Tuberculosis is a contagious, potentially lethal disease that is said to have infected one-third of the world’s population in its latent form. Sometime during your life, you’ve probably received a Mantoux test for TB (aka “the bubble test”) in which a sample of purified TB protein derivative is injected just beneath the skin. The Mantoux test, however, is tricky to administer as the injection must be made at a precise angle and depth in the arm, and there are a number of factors that can easily cause false negative or false positive results.
Researchers at the University of Washington have developed a patch made up of tiny microneedles coated with purified TB protein derivative which could make TB testing much more painless for both patients and clinicians. As the microneedles measure just 750 micrometers long, they’re too short to reach nerves in the skin that register pain, so applying the patch feels like putting on a band-aid. Moreover, because the delivery of the TB protein using the patch depends on the length of the microneedle rather than the angle, the patch test will be far easier for clinicians to administer than a Mantoux test and will ensure that the TB derivative is being properly injected.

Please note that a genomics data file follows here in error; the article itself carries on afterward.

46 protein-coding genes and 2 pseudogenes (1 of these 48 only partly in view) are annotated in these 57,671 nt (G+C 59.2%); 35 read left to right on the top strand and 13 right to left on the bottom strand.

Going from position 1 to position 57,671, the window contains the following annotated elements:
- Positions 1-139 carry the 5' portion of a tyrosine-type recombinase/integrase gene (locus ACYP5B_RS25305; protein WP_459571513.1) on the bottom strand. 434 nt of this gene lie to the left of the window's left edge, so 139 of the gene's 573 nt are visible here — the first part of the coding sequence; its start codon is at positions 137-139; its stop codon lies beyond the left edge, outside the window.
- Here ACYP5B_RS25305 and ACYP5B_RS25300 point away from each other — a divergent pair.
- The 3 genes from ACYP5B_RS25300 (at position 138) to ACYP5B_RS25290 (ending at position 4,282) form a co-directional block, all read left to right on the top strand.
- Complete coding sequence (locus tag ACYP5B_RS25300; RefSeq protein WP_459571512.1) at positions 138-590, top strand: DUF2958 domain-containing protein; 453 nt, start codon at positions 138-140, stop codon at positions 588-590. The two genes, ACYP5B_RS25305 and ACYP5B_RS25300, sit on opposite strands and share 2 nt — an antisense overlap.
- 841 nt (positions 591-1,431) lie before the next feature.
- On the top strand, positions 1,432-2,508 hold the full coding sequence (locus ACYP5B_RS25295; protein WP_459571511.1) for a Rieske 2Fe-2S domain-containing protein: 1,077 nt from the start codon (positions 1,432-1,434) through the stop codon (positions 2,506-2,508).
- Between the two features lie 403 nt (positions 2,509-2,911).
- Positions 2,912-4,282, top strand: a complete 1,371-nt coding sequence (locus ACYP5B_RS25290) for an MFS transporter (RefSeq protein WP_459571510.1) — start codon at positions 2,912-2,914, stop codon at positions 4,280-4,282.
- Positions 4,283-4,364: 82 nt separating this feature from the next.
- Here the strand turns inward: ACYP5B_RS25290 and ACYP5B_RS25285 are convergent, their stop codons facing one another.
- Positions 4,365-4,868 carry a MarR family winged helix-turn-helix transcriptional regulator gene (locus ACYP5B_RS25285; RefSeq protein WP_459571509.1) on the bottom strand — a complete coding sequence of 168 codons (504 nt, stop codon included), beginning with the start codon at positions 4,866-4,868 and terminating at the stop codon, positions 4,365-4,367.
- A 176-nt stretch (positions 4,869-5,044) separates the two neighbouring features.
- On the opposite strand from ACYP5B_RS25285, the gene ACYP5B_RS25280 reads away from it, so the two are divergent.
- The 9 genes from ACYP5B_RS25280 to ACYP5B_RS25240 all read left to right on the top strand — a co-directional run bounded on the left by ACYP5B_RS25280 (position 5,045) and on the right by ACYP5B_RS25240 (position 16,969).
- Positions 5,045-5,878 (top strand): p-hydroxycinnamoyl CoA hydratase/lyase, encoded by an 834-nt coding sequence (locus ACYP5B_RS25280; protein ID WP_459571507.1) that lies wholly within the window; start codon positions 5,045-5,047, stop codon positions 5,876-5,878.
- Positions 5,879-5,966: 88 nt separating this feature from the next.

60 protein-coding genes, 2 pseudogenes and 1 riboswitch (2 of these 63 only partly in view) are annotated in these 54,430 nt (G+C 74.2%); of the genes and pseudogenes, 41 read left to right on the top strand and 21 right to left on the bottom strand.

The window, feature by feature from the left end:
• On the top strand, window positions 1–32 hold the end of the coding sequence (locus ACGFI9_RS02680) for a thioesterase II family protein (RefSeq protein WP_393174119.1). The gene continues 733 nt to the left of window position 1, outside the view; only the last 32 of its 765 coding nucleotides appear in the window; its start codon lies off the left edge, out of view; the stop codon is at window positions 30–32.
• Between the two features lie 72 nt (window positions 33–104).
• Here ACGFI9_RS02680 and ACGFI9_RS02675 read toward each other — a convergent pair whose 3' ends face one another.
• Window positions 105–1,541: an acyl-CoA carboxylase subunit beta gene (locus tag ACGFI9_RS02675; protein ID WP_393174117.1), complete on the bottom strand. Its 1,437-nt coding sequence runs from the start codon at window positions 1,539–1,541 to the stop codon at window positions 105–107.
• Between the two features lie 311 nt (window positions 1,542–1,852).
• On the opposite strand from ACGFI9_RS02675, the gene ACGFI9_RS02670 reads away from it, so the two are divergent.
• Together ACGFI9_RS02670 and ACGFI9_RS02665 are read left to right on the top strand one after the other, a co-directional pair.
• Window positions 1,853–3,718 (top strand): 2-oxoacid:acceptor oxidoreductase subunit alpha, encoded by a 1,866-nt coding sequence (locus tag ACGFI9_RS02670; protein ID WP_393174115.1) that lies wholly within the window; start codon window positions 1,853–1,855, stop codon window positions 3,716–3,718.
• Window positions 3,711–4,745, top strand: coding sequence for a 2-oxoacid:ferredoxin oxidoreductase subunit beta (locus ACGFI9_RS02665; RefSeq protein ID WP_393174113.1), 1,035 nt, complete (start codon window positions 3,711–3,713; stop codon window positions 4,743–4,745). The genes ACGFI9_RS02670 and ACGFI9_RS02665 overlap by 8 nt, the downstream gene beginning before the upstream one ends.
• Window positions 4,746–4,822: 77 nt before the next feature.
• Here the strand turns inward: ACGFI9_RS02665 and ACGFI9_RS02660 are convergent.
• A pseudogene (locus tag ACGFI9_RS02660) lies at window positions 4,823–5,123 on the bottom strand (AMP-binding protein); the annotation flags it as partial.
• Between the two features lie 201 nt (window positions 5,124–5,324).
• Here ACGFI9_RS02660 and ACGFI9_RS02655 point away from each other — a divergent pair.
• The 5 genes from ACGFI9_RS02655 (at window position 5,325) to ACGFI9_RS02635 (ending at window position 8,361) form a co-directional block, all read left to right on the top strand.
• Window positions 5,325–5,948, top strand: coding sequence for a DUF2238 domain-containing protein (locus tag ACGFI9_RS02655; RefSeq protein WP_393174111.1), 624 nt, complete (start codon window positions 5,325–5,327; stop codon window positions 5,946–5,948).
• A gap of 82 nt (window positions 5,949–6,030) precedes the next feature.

Environmentalists will be pleased too; another benefit of the microneedle patch is that it is biodegradable. The microneedles are made of chitin, a naturally-occurring, tough material found in the exoskeletons of insects and crustaceans.
Journal abstract from Advanced Healthcare Materials: Chitin Microneedles for an Easy-to-Use Tuberculosis Skin Test
Article from UW: Microneedle patch could replace standard tuberculosis skin test…